It’s not uncommon for those who approach tax season with precision to take a more cavalier attitude toward that other certainty. Perhaps this is because the basic information and steps necessary to file our income tax return are well known to all of us. We are less likely to be familiar with the financial and legal steps which, taken in advance, may ease burdens at the death of a loved one. 


Though many people prefer to avoid discussions of such sensitive subjects, advance preparation is obviously the key. While not an exhaustive list, let’s take a look at some basics.


  • A critical first step is to choose a person to be in charge of your assets once you’re gone. This personal representative (often referred to as executor) should be someone who is financially stable, trustworthy and willing to accept the responsibility the role entails. Be sure to document your decision in writing and make sure to revisit your selection on a regular basis in case there is a reason to make a change.
  • When you hire a new CPA, you intuitively know to provide the relevant details of your finances.  Likewise, don’t neglect to inform your personal representative of personal matters.  Inform them of the location of important documents and give them a general sense of your possessions. This will help later, because one of this person’s first tasks after your passing will be to inventory the estate.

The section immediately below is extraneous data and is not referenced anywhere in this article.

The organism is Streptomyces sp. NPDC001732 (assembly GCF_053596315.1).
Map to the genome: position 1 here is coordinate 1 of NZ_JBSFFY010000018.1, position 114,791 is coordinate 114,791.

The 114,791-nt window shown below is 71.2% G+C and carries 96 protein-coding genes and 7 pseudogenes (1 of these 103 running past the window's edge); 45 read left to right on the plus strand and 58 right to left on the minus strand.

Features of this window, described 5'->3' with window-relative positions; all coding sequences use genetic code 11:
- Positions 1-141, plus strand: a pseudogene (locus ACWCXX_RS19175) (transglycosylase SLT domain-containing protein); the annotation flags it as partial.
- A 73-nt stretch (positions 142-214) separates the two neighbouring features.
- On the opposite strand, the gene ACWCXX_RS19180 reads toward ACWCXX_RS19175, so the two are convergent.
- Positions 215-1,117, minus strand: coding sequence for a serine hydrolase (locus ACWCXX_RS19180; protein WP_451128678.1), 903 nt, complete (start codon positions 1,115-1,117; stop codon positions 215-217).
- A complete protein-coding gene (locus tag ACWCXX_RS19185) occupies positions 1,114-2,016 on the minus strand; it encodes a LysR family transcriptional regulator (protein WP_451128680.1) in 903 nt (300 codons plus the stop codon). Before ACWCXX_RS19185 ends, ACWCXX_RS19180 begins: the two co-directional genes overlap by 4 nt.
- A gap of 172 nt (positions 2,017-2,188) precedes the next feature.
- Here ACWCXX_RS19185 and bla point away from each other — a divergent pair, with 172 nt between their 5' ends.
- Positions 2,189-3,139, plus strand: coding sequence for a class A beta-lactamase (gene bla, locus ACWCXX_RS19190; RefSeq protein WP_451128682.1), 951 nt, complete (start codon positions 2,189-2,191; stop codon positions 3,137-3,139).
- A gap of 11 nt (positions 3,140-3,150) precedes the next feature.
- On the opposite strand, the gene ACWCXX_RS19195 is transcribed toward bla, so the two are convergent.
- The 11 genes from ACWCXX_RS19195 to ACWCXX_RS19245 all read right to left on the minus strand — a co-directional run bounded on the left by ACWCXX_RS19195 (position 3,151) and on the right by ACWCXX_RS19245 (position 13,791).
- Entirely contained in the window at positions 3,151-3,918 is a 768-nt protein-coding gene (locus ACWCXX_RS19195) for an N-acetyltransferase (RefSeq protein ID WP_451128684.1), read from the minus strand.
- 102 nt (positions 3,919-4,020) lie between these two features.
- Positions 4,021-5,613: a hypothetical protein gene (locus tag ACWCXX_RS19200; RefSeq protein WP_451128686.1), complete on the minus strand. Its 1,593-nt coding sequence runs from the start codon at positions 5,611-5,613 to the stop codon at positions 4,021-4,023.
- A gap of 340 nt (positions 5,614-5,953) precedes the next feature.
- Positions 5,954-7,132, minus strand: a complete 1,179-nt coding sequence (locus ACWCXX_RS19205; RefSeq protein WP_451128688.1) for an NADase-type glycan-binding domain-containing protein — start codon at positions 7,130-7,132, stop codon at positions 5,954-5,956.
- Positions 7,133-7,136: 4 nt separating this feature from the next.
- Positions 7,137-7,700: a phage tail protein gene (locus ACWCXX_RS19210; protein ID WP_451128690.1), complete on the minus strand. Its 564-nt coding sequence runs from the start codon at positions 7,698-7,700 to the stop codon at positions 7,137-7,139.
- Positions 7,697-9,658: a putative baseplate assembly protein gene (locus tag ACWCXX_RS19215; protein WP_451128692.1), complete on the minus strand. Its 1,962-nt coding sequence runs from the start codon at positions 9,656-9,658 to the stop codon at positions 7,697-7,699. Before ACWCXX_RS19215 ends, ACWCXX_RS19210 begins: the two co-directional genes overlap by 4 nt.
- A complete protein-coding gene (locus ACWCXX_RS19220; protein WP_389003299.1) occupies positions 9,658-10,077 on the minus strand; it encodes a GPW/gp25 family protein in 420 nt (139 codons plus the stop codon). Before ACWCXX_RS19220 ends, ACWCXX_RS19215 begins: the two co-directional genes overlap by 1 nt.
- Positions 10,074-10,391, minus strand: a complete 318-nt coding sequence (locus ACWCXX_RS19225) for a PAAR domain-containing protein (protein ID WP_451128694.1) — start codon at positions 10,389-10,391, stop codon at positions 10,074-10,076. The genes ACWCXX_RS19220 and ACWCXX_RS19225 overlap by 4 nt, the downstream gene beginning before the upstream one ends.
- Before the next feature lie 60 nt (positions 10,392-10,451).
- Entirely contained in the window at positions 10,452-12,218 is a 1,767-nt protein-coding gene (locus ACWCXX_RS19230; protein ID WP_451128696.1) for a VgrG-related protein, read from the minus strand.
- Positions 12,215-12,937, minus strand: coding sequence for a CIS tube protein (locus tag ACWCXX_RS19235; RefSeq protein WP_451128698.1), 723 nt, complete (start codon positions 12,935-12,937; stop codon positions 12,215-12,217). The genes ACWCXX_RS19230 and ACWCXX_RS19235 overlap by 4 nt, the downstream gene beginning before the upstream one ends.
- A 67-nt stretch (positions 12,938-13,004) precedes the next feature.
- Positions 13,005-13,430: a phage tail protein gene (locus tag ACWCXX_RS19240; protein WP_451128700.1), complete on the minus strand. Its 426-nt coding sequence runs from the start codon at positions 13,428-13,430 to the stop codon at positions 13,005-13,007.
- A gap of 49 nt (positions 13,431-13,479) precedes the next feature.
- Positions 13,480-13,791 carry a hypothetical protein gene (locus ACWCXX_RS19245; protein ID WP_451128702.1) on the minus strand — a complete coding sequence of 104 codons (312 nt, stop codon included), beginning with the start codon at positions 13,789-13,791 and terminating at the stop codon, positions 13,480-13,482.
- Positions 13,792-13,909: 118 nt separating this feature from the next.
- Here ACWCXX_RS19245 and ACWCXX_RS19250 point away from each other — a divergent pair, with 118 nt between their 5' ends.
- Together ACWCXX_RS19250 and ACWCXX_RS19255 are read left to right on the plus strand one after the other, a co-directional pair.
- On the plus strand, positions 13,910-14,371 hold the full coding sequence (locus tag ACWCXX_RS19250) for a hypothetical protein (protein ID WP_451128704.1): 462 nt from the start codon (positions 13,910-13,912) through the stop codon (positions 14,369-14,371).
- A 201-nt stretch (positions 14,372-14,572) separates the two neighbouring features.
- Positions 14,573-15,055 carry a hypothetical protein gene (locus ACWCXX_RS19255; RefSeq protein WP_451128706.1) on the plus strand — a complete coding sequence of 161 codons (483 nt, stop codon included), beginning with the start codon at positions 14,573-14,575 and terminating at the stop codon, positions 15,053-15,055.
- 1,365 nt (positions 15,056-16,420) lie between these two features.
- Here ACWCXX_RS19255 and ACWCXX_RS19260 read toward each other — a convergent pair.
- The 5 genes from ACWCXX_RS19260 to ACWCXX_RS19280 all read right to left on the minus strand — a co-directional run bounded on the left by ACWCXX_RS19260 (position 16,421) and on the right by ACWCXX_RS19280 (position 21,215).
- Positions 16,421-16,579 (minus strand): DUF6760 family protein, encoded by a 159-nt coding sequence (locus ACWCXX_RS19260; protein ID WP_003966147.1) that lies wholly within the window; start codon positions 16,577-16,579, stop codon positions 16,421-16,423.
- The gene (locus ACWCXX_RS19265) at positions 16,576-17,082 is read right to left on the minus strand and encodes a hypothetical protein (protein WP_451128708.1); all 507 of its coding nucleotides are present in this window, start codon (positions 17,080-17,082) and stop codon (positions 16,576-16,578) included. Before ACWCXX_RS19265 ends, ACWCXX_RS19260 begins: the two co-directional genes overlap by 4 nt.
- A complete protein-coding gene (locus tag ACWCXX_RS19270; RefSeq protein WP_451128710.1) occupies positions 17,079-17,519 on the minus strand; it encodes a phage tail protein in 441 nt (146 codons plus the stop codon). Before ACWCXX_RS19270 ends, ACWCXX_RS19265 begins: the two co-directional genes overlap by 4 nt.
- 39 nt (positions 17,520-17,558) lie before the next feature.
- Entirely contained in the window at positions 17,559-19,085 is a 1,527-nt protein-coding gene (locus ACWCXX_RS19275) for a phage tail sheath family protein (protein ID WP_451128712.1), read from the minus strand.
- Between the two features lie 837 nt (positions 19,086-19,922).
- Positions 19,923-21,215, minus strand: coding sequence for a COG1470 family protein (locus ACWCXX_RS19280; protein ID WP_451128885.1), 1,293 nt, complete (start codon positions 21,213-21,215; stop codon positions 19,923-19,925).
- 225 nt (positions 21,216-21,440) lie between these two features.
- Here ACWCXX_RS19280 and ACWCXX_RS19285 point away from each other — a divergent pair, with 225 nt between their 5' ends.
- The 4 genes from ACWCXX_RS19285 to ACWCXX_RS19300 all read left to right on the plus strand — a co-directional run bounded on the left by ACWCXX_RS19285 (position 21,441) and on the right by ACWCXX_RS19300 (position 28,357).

• Keep your belongings organized. Many people get all tidied up once only to let things get out of control again as years go by. If it helps, think of the execution of your estate as “the great audit.” Organize your records, make accurate accounting of your assets, and tell people how locate these items and information. 
  • Keep your family informed of your choices, particularly if you selected a specific member of the family or an outside person to take charge. Blindsiding loved ones about your choice of a personal representative often leads to a disordered estate, uncomfortable feelings and damaged relationships.
  • Unlike April 15, no one knows exactly when, or in what fashion, a personal representative will need to fulfill their duty. Extended illness is one example of a situation that takes a toll on everyone involved. To ensure your wishes are honored, nothing is more effective than having appropriate medical directives and powers of attorney in place - before they are needed.